Class Notes (1,034,593)
CA (592,979)
Concordia (5,533)
Geography (134)
Lecture 1

GEOG 333 Lecture Notes - Lecture 1: Traffic Congestion, Intergenerational Equity, Ron Herron

2 pages87 viewsFall 2014

Department
Geography
Course Code
GEOG 333
Professor
Craig Townsend
Lecture
1

This preview shows half of the first page. to view the full 2 pages of the document.
CHAPTER 1 Mobility and
Accessibility
I. Definitions
There are different modes
of transportation.
o
In Montreal, the Origin-
Destination census (OD) is a census to
find out what modes people use.
A public transportation is called transit.
Mobility is travel. It’s the actual movement and potential
to move around. Can be measured in terms of distance and
speed.
There are different opportunities varying from one place to
another (people, goods, services). Mobility is used because
people are looking for something that is not found in the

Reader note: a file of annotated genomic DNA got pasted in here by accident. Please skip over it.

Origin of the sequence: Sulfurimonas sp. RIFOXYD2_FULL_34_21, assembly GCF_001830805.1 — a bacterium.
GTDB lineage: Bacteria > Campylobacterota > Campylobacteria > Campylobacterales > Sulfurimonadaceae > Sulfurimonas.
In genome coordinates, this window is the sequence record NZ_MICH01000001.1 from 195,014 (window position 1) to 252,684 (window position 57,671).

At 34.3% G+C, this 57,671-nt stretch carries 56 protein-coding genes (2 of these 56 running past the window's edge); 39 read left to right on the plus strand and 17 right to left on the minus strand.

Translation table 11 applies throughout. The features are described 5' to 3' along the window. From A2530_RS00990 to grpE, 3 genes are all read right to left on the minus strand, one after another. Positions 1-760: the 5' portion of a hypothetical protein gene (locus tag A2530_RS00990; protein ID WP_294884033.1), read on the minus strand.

current place.
oHigh levels of mobility are referred as hypermobility
and low levels of mobility are referred as
hypomobility.
Accessibility has a relation with mobility. It’s the ease
of which reaching destinations for the same reasons as
mobility (activities, opportunities available in other
locations other than the one at due point).
oThe ultimate goal of mobility is accessibility.
oThere are two types of accessibility:
Place accessibility, which is the most common
measure (measured in terms of location and
infrastructure)
Personal accessibility, which is measured in
terms of destinations that can be reached by
individual of population with defined
characteristics.
Proximity is the distance between locations and density is
its measure (usually the number of people over unit of land
area).
Traffic congestion occurs when there is a high demand of
transit over supplies available (high demand due to
scheduled activities).
oCongestion has a negative impact on mobility. It can
however have a positive impact on proximity, which
will therefore positively impact mobility.
You're Reading a Preview

Unlock to view full version


Loved by over 2.2 million students

Over 90% improved by at least one letter grade.